Frankenstein Was a Vegetarian
Essays on Food Choice, Identity, and Symbolism
A renowned scholar's daring work on how foodways transform and reshape our place in the world
In Frankenstein Was a Vegetarian: Essays on Food Choice, Identity, and Symbolism, Michael Owen Jones tackles topics often overlooked in foodways. At the outset he notes it was Victor Frankenstein’s “daemon” in Mary Shelley’s novel that advocated vegetarianism, not the scientist whose name has long been attributed to his creature. Jones explains how we communicate through what we eat, the connection between food choice and who we are or want to appear to be, the ways that many of us self-medicate moods with foods, and the nature of disgust. He presents fascinating case studies of religious bigotry and political machinations triggered by rumored bans on pork, the last meal requests of prisoners about to be executed, and the Utopian vision of Percy Bysshe Shelley, one of England’s greatest poets, that was based on a vegetable diet like the creature’s meals in Frankenstein.
Jones also scrutinizes how food is used and abused on the campaign trail, how gender issues arise when food meets politics, and how eating preferences reflect the personalities and values of politicians, one of whom was elected president and then impeached twice. Throughout the book, Jones deals with food as symbol as well as analyzes the link between food choice and multiple identities. Aesthetics, morality, and politics likewise loom large in his inquiries. In the final two chapters, Jones applies these concepts to overhauling penal policies and practices that make food part of the pains of imprisonment, and looks at transforming the counseling of diabetes patients, who number in the millions.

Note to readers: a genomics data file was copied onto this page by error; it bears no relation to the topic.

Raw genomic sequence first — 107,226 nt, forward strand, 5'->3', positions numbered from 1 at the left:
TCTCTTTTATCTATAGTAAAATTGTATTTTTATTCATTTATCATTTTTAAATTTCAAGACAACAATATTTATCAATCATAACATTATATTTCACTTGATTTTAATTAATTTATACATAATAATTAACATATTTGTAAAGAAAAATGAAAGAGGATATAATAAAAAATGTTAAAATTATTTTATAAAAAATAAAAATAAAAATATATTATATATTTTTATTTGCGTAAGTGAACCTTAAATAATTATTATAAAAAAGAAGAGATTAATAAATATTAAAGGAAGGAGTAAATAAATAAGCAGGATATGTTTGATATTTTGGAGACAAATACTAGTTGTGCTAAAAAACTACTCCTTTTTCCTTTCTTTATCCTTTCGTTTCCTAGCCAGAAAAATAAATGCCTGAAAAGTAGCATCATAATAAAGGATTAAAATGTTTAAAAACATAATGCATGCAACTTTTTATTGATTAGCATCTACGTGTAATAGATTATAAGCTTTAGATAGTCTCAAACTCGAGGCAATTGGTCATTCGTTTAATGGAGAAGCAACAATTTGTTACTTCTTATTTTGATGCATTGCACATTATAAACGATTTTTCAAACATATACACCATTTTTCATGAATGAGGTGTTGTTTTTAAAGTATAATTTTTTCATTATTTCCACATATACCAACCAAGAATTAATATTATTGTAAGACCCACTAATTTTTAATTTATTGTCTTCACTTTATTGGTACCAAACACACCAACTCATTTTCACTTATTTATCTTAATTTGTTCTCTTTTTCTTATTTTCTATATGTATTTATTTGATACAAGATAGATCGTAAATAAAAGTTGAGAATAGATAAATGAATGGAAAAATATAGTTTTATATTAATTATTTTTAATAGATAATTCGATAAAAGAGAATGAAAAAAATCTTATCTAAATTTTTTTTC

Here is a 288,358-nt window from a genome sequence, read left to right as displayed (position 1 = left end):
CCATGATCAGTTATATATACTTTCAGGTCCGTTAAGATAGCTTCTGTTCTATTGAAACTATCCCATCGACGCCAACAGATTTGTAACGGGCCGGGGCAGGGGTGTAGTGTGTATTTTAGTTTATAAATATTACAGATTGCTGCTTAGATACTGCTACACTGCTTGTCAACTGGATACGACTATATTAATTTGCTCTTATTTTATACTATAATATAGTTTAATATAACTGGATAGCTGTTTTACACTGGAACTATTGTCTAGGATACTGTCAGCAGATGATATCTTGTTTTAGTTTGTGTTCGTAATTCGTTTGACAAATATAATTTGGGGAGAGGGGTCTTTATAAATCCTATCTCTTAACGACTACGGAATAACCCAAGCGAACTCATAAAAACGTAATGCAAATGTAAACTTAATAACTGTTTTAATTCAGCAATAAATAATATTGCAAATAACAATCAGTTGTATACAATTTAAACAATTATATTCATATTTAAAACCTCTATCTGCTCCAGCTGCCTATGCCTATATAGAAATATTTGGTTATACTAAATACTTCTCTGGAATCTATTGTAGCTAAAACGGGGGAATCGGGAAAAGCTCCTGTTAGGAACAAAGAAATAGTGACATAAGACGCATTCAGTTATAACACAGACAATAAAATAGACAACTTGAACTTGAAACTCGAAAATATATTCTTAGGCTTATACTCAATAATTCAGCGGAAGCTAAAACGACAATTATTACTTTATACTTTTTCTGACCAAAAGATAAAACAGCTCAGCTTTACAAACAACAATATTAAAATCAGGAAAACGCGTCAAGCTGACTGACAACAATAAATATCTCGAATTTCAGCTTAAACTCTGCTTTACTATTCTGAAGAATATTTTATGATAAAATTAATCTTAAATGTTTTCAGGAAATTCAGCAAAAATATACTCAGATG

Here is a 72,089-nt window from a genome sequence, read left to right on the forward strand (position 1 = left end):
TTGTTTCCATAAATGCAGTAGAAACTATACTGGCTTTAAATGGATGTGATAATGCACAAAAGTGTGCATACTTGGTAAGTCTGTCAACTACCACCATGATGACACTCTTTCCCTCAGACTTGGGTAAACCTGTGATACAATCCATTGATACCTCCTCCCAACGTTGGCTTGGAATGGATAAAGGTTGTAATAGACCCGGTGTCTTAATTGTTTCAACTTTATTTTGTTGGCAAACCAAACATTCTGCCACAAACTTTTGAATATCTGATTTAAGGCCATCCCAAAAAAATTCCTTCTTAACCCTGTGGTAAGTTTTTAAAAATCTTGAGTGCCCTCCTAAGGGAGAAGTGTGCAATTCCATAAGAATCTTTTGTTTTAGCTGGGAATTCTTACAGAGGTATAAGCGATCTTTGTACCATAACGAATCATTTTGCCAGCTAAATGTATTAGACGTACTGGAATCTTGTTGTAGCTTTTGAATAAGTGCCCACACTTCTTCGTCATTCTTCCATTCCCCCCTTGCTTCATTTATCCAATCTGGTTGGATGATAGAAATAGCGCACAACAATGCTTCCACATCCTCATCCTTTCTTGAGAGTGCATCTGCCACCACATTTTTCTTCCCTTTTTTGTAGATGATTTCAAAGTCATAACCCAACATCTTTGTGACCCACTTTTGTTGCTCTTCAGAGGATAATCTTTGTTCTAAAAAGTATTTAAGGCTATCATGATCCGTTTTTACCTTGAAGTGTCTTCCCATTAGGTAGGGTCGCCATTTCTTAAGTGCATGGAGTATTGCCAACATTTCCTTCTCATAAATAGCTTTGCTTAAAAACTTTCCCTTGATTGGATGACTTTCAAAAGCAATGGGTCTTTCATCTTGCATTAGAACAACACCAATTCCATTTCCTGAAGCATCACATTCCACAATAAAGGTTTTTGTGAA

"Frankenstein Was a Vegetarian: Essays on Food Choice, Identity, and Symbolism makes a significant contribution to the field of foodways studies. This book would be interesting to readers who are concerned about social justice issues of access to food, an issue that has become especially relevant during the pandemic. "- Susan Eleuterio, folklorist and author of Irish American Material Culture: A Directory of Collections, Sites, and Festivals in the United States and Canada